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J Physiol. 2002 Jun 15;541(Pt 3):863-75.

Different regional effects of voluntary exercise on the mechanical and electrical properties of rat ventricular myocytes.

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School of Biomedical Sciences, University of Leeds, UK.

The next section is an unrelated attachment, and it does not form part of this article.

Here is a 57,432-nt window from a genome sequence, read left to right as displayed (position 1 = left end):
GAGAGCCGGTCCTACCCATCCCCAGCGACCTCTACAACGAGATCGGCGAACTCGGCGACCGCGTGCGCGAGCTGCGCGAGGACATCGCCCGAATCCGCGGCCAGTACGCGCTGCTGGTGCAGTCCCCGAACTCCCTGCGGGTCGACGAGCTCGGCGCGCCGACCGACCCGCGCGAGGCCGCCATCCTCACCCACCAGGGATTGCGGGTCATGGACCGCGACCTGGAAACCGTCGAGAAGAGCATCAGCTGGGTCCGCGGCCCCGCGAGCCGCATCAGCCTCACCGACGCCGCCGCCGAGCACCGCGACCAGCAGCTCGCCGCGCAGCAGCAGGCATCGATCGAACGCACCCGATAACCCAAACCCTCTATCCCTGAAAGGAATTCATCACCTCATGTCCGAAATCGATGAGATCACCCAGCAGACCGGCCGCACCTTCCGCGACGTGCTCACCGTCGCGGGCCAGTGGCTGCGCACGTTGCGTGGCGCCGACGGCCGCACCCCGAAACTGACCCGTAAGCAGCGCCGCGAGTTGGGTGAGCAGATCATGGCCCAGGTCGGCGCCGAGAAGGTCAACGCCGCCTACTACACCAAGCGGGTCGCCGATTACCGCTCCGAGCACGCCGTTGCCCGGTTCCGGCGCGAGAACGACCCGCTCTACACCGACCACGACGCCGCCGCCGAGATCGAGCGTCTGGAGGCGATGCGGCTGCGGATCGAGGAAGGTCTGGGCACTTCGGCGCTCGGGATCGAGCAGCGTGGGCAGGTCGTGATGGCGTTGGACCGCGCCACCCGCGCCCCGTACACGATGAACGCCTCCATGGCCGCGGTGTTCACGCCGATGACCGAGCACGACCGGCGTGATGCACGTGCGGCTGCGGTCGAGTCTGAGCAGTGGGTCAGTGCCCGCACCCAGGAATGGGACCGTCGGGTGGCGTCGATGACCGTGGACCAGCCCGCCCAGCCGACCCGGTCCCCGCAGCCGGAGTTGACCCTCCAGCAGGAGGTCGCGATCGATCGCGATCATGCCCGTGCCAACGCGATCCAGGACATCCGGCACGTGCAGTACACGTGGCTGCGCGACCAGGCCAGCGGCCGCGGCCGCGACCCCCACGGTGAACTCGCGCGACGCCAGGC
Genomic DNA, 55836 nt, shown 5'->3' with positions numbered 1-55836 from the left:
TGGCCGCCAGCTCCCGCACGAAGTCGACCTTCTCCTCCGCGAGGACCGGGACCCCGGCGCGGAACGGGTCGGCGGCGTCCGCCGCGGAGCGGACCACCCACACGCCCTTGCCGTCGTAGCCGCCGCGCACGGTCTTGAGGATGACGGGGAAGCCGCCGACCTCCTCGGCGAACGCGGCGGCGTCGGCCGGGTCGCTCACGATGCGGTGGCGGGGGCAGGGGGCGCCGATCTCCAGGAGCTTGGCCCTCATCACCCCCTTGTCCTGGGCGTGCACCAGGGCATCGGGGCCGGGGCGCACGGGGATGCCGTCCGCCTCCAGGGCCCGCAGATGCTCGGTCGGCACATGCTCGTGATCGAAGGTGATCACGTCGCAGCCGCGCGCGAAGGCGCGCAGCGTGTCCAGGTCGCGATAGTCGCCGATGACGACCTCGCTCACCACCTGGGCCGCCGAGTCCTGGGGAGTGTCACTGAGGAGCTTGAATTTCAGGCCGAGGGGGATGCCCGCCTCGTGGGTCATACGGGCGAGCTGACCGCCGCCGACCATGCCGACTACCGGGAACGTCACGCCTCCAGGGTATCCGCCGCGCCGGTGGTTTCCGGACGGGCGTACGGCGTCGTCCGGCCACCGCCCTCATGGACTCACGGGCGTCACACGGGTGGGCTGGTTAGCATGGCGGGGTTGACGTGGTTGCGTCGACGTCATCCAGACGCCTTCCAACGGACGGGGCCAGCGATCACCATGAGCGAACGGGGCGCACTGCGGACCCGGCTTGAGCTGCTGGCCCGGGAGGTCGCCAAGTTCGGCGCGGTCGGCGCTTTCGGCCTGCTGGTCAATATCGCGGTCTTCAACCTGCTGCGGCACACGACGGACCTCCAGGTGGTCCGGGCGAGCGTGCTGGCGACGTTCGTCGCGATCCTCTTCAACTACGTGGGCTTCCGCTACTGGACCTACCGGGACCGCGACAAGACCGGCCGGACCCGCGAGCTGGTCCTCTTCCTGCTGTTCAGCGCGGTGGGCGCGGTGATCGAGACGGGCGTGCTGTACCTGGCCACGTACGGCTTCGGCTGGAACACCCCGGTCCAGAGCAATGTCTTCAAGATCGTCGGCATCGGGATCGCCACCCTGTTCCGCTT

Short-term (6 weeks) voluntary wheel running exercise in young female rats that were in an active growth phase resulted in whole-heart hypertrophy and myocyte concentric hypertrophy, when compared to sedentary controls. The cross-sectional area of ventricular myocytes from trained rats was significantly greater than for those isolated from sedentary rats, with the greatest change in morphology seen in sub-endocardial cells. There was no statistically significant effect of training on cell shortening in the absence of external mechanical loading, in [Ca2+](i) transients, or in myofilament Ca2+ sensitivity (assessed during re-lengthening following tetanic stimulation). Under the external mechanical load of carbon fibres, absolute force developed in myocytes from trained rats was significantly greater than in those from sedentary rats. This suggests that increased myocyte cross-sectional area is a major contractile adaptation to exercise in this model. Training did not alter the passive mechanical properties of myocytes or the relative distribution of titin isomers, which was exclusively of the short, N2B form. However, training did increase the steepness of the active tension-sarcomere length relationship, suggesting an exercise-induced modulation of the Frank-Starling mechanism. This effect would be expected to enhance cardiac contractility. Training lengthened the action potential duration of sub-epicardial myocytes, reducing the transmural gradient in action potential duration. This observation may be important in understanding the cellular causes of T-wave abnormalities found in the electrocardiograms of some athletes. Our study shows that voluntary exercise modulates the morphological, mechanical and electrical properties of cardiac myocytes, and that this modulation is dependent upon the regional origin of the myocytes.

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